“We think carbon labels will play an important role in helping everyone live lower carbon lifestyles, but trust in a label is essential and that means the data supporting it needs to be robust.”
The label itself is contentious and different forms have been floated: either an exact footprint measure stated as a CO2e value – though critics say this could be hard for the public to grasp – or a simpler traffic-light system. The further question – as to whether the label should calculate only carbon emissions or take in wider environmental issues such as biodiversity and water usage – also divides the room. Andrews said: “A single, universal approach to labelling is critical to enabling the public to compare products across different brands. A proliferation of labels would not be helpful.”
But Unilever’s Engel said: “We believe speed is important to generate momentum and we intend to build accuracy along the way. For the data, we will use a combination of industrial averages taken from approved databases together with actual carbon measures where we have them, such as with our Ben & Jerry’s range. We think our labels will be around 85 per cent accurate. Ideally we want a world where a carbon footprint is as simple to measure as a calorie count, but it took 30 years to standardise calories and we don’t have 30 years to standardise carbon labels.”
Unilever is “spending millions on focus groups and consumer feedback” before settling on what form its labels will take. “We’re considering a traffic-light system supplemented by more precise data on the website, but we are still working through the options because it has to make sense to the consumers,” said Engel.
In contrast, food giant Nestle, which has over 2,000 brands in 186 countries, said that to focus exclusively on carbon emissions would be a mistake. Emma Keller, head of sustainability, said: “We shouldn’t only use labels to drive down carbon emissions and forget about biodiversity and animal welfare. It’s in all our interests to have an industry-wide, harmonised approach to labelling that is led by the science and adopted across Europe. We think scientifically robust composite labels will emerge over the coming years and that the Cop26 climate summit in November will accelerate the debate, but that we shouldn’t rush into it. For it to be effective in reducing emissions and providing transparency and agency to consumers, nobody should do this alone or strike out with their own method. Collaboration is essential.”
Defra, criticised by some in the industry for sitting on its hands, told The Independent that it hoped to use its Environment Bill “to seek powers to ensure information about environmental impacts, such as carbon emissions, is provided with certain products” – but gave no timeline for doing so or sense of how such powers might work. Defra added that “the need to regulate will be reduced in those sectors where industry is already taking action”.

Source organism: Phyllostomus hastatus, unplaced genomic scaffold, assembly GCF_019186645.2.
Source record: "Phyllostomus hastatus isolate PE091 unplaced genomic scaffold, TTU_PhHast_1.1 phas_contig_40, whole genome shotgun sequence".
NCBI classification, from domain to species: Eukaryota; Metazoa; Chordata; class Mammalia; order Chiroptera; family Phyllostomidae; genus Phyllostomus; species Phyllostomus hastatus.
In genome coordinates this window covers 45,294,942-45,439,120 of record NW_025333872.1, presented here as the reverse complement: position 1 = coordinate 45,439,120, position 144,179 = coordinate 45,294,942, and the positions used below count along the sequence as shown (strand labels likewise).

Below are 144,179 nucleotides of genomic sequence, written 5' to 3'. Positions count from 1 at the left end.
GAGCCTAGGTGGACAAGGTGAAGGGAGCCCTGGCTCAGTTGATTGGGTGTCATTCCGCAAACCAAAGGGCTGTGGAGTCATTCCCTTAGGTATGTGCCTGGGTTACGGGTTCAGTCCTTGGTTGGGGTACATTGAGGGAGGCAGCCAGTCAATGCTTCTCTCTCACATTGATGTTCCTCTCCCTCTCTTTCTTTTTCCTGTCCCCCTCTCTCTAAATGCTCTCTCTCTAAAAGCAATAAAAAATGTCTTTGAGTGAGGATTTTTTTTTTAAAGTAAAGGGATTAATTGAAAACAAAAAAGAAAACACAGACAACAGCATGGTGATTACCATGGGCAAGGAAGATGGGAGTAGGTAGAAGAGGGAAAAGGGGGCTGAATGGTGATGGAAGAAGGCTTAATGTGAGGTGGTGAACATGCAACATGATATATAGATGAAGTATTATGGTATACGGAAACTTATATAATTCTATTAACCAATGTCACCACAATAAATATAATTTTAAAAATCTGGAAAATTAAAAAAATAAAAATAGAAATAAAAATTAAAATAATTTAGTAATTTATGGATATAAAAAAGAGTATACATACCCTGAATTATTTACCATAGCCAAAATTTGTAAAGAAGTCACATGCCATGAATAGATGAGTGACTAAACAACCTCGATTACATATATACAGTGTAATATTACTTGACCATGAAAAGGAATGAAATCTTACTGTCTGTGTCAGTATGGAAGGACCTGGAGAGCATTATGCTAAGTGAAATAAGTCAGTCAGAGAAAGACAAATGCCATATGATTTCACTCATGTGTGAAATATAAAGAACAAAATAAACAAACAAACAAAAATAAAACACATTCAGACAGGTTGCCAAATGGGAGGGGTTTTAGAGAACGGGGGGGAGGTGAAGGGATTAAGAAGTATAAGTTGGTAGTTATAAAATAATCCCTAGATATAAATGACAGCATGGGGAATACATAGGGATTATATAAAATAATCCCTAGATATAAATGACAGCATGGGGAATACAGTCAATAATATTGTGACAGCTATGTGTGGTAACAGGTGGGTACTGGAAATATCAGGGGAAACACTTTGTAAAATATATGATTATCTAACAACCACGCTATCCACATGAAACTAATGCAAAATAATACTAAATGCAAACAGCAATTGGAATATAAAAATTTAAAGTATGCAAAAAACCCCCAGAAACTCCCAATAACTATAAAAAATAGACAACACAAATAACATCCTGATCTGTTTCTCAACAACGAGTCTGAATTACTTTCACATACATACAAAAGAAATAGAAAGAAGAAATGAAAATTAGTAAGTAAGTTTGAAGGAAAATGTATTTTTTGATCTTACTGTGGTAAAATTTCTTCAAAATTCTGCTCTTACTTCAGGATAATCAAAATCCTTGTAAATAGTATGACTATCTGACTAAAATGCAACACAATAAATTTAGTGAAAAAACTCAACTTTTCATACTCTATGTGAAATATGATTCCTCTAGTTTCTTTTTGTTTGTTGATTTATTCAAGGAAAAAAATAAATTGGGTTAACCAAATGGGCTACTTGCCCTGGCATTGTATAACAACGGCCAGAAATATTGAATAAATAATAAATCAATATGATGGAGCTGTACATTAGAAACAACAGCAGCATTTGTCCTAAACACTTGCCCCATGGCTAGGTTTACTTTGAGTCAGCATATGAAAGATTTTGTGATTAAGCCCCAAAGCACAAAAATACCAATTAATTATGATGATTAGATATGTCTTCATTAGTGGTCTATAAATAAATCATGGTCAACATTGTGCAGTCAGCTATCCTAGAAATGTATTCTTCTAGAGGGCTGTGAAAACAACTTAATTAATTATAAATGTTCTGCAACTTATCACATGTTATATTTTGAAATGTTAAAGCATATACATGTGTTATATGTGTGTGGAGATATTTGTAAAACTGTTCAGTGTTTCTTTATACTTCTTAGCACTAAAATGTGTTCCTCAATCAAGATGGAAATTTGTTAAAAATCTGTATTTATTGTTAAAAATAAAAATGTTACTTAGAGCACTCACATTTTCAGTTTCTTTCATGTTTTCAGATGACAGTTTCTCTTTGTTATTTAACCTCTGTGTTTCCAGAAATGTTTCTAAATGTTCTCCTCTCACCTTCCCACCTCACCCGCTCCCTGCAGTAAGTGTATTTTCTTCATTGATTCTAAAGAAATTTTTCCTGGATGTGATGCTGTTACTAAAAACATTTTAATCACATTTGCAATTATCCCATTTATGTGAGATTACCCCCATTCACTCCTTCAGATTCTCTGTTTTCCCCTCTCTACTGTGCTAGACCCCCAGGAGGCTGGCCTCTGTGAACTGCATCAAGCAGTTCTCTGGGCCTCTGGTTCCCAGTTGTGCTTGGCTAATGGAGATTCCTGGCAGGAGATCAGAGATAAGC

Luke Pollard, shadow environment, food and rural affairs secretary, said: “In the middle of a climate and nature emergency, people want to do what they can to help the environment, but at the moment they don't have the information to make more sustainable buying choices. Labour would show leadership with clearer labelling on carbon and environmental credentials, so people can back the brands and products doing the right thing by our planet.”
Engel said: “We have to accept that governments and regulators are going to be late to the party and take action ourselves.”
Food companies agree that winning over the public is critical if this is not to end in the same way as Tesco’s botched attempt at carbon labelling in 2011. A Tesco spokesperson said: “We trialled carbon footprint labelling and abandoned it after finding they did not influence customer purchasing decisions and that the labels were hard to understand. We learned that we cannot affect transformational change alone and have called for collective action across the food industry.”
Today, a decade later and with climate change rising sharply up the public’s agenda, consumers appear hungry for information. A 2020 survey by the Carbon Trust, which launched one of the world’s first carbon footprint certification schemes, showed that almost two-thirds of adults in the UK support carbon labels with around 80 per cent backing them in France, Italy and Spain. A recent EU study reported that 57 per cent of consumers in the bloc were receptive to environmental claims when making purchase decisions.
Engel said: “Everybody is aligned on the urgency of this as well as the need for collaboration. Our view is the more pilots the better. At the end of the day, we'd have no problem adjusting our label to fall in line with others if it’s for the common good. We’re not trying to be competitive. We win and lose together when it comes to climate change. We agree with Nestle that we need to work together to make this happen, but we need to start now. In the debate between speed and perfection, we are opting for speed and will refine as we go.”